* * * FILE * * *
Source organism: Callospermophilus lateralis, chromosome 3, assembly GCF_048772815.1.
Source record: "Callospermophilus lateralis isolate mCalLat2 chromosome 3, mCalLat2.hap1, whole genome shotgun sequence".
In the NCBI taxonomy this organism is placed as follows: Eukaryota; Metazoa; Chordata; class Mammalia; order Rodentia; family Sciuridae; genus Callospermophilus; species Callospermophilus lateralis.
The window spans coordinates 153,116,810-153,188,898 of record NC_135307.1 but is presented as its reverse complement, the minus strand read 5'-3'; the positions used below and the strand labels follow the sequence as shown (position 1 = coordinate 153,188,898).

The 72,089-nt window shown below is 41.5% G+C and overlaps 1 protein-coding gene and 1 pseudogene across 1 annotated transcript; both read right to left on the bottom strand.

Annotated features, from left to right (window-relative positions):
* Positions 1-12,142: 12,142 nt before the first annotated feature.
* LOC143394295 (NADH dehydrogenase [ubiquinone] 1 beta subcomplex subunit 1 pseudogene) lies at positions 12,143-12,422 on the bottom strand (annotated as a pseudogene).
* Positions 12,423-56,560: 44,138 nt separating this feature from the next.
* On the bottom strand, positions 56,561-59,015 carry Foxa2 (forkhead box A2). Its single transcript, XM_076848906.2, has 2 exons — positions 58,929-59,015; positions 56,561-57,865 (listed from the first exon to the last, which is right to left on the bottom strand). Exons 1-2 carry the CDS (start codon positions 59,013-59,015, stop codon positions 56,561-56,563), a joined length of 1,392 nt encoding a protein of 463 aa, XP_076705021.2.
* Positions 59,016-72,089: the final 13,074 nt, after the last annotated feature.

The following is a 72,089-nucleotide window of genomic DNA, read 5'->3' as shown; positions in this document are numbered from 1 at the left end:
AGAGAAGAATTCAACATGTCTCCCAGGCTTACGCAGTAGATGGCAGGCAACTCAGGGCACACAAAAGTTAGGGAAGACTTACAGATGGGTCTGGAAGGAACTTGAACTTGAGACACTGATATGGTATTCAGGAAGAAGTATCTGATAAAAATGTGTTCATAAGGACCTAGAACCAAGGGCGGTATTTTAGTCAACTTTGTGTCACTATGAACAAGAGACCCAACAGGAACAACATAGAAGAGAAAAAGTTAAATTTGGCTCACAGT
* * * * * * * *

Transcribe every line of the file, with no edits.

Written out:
Source organism: Callospermophilus lateralis, chromosome 3, assembly GCF_048772815.1.
Source record: "Callospermophilus lateralis isolate mCalLat2 chromosome 3, mCalLat2.hap1, whole genome shotgun sequence".
In the NCBI taxonomy this organism is placed as follows: Eukaryota; Metazoa; Chordata; class Mammalia; order Rodentia; family Sciuridae; genus Callospermophilus; species Callospermophilus lateralis.
The window spans coordinates 153,116,810-153,188,898 of record NC_135307.1 but is presented as its reverse complement, the minus strand read 5'-3'; the positions used below and the strand labels follow the sequence as shown (position 1 = coordinate 153,188,898).

The 72,089-nt window shown below is 41.5% G+C and overlaps 1 protein-coding gene and 1 pseudogene across 1 annotated transcript; both read right to left on the bottom strand.

Annotated features, from left to right (window-relative positions):
* Positions 1-12,142: 12,142 nt before the first annotated feature.
* LOC143394295 (NADH dehydrogenase [ubiquinone] 1 beta subcomplex subunit 1 pseudogene) lies at positions 12,143-12,422 on the bottom strand (annotated as a pseudogene).
* Positions 12,423-56,560: 44,138 nt separating this feature from the next.
* On the bottom strand, positions 56,561-59,015 carry Foxa2 (forkhead box A2). Its single transcript, XM_076848906.2, has 2 exons — positions 58,929-59,015; positions 56,561-57,865 (listed from the first exon to the last, which is right to left on the bottom strand). Exons 1-2 carry the CDS (start codon positions 59,013-59,015, stop codon positions 56,561-56,563), a joined length of 1,392 nt encoding a protein of 463 aa, XP_076705021.2.
* Positions 59,016-72,089: the final 13,074 nt, after the last annotated feature.

The following is a 72,089-nucleotide window of genomic DNA, read 5'->3' as shown; positions in this document are numbered from 1 at the left end:
AGAGAAGAATTCAACATGTCTCCCAGGCTTACGCAGTAGATGGCAGGCAACTCAGGGCACACAAAAGTTAGGGAAGACTTACAGATGGGTCTGGAAGGAACTTGAACTTGAGACACTGATATGGTATTCAGGAAGAAGTATCTGATAAAAATGTGTTCATAAGGACCTAGAACCAAGGGCGGTATTTTAGTCAACTTTGTGTCACTATGAACAAGAGACCCAACAGGAACAACATAGAAGAGAAAAAGTTAAATTTGGCTCACAGT